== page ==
Mark Altman, CEO of Altman Technologies Ltd: Protection from God
April 2009 by Mark Altman, CEO of Altman Technologies Ltd
Whatever your religious belief there is one god that we can all believe in … their existence is proven and beyond doubt. We see them at work most days, and pray to them when our IT world doesn’t quite live up to our utopian expectations of the on-demand, 100% uptime, customer focused world to which we aspire.
These utopian expectations are often set by the devil himself … if we didn’t live in a litigious and libelous world I would be tempted to provide a few examples of the devil in human form within the global IT providers that seek to control defacto standards and indoctrinate their own conventional wisdom … but to avoid now getting into libel territory I will get back to the subject matter in hand …
The gods I am referring to are our network administrators – they have the ultimate power in our working environment … without network access, database rights, internet connectivity we are rendered impotent and ineffective in pursuit of achieving our objectives and targets in the multi-level rodent race of modern society.
So, of course, with god like powers, how can management and other regulatory bodies be sure that they discharge their god like power with equal responsibility? The key is to having a policy, hopefully a sensible and realistic one that is manageable and measurable – a bit like if you were thinking of selling mortgages, having a policy that the person borrowing money has to have (a) a vague chance of repaying more than just the interest, and (b) over a period of less than 50 years, and (c) that it didn’t rely on property prices increasing at an unsustainable rate.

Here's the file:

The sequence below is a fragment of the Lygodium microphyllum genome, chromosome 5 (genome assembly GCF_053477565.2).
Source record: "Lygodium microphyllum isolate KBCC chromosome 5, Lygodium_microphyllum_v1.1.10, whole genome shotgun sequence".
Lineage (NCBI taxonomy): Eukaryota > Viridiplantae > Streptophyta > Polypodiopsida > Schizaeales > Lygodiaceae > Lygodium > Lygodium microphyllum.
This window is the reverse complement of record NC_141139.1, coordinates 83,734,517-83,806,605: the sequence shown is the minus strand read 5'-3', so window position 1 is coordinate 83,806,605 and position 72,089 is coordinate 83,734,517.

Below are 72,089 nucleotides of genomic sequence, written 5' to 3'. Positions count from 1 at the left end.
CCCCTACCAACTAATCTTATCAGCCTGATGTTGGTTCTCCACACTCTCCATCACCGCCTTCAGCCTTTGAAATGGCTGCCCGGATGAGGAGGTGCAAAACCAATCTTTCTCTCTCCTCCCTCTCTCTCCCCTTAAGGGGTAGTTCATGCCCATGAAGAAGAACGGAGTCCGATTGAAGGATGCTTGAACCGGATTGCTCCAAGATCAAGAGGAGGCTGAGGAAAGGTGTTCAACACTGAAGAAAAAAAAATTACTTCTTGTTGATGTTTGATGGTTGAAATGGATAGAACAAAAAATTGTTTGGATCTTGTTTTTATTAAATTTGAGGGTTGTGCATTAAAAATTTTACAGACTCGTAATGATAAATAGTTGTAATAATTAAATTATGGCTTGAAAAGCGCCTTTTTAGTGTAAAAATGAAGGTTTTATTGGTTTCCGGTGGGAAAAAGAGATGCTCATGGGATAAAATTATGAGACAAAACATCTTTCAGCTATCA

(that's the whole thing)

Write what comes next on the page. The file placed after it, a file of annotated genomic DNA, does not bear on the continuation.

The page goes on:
It’s easy being wise after the event about our current financial meltdown but good security and audit practices would have helped – as they will in any business model. Some would say there’s always been plenty of auditing in the banks but what procedures were defined, by whom and what were the checks and balances? As part of the project when defining banking pension policy, I wonder if the post implementation phase dealt adequately with the issue of a retired employee being allowed full pension at the expense of shareholders and taxpayers when clearly there was accountability and proven failure of that said employee?
Tick boxes were ticked, backs were covered and the buck was passed – and now we’re all paying the price!
OK, enough of current politics and back to our look at defining a simple model that works for all industries and all sizes of organisations. Accountability is one thing – monitoring provides this – but only if the output is manageable, exceptions are identified and actions able to be timely and effective.
Setting policy is the first step but then effecting monitoring and enforcement of policy in a way that is measurable without vast amounts of extra resource is the critical element in ensuring effectiveness.
Software solutions are a key element but only by combining a disciplined, formal project methodology to implement policy and procedure with achieve out utopian goal of compliance without compromise.
Based on these principles, the gods of the network are within the organisation’s control as are the end users, the rogue contractors, the auditors themselves and of course the senior management too … wherever the buck gets passed to but also where it stops.